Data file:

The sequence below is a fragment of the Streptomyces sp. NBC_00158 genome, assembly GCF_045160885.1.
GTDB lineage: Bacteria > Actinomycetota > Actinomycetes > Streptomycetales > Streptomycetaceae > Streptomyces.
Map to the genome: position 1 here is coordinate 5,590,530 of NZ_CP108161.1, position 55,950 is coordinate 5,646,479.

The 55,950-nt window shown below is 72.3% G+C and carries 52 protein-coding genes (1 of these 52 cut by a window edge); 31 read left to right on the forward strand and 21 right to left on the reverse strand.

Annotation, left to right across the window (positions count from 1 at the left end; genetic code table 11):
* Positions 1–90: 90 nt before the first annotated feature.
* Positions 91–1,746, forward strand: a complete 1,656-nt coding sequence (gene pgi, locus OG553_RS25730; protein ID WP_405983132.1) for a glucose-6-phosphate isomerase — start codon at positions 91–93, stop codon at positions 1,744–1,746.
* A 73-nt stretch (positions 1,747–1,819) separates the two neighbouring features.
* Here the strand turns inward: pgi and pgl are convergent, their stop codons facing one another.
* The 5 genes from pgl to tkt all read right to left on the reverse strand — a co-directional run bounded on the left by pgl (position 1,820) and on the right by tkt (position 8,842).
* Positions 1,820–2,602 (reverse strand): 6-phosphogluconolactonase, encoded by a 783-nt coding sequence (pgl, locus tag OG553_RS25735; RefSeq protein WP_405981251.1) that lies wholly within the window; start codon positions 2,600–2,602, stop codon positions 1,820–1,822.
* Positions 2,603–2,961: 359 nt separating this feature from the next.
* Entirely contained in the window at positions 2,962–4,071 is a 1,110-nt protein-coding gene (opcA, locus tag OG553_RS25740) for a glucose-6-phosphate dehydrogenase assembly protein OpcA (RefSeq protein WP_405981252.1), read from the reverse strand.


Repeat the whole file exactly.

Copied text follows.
The sequence below is a fragment of the Streptomyces sp. NBC_00158 genome, assembly GCF_045160885.1.
GTDB lineage: Bacteria > Actinomycetota > Actinomycetes > Streptomycetales > Streptomycetaceae > Streptomyces.
Map to the genome: position 1 here is coordinate 5,590,530 of NZ_CP108161.1, position 55,950 is coordinate 5,646,479.

The 55,950-nt window shown below is 72.3% G+C and carries 52 protein-coding genes (1 of these 52 cut by a window edge); 31 read left to right on the forward strand and 21 right to left on the reverse strand.

Annotation, left to right across the window (positions count from 1 at the left end; genetic code table 11):
* Positions 1–90: 90 nt before the first annotated feature.
* Positions 91–1,746, forward strand: a complete 1,656-nt coding sequence (gene pgi, locus OG553_RS25730; protein ID WP_405983132.1) for a glucose-6-phosphate isomerase — start codon at positions 91–93, stop codon at positions 1,744–1,746.
* A 73-nt stretch (positions 1,747–1,819) separates the two neighbouring features.
* Here the strand turns inward: pgi and pgl are convergent, their stop codons facing one another.
* The 5 genes from pgl to tkt all read right to left on the reverse strand — a co-directional run bounded on the left by pgl (position 1,820) and on the right by tkt (position 8,842).
* Positions 1,820–2,602 (reverse strand): 6-phosphogluconolactonase, encoded by a 783-nt coding sequence (pgl, locus tag OG553_RS25735; RefSeq protein WP_405981251.1) that lies wholly within the window; start codon positions 2,600–2,602, stop codon positions 1,820–1,822.
* Positions 2,603–2,961: 359 nt separating this feature from the next.
* Entirely contained in the window at positions 2,962–4,071 is a 1,110-nt protein-coding gene (opcA, locus tag OG553_RS25740) for a glucose-6-phosphate dehydrogenase assembly protein OpcA (RefSeq protein WP_405981252.1), read from the reverse strand.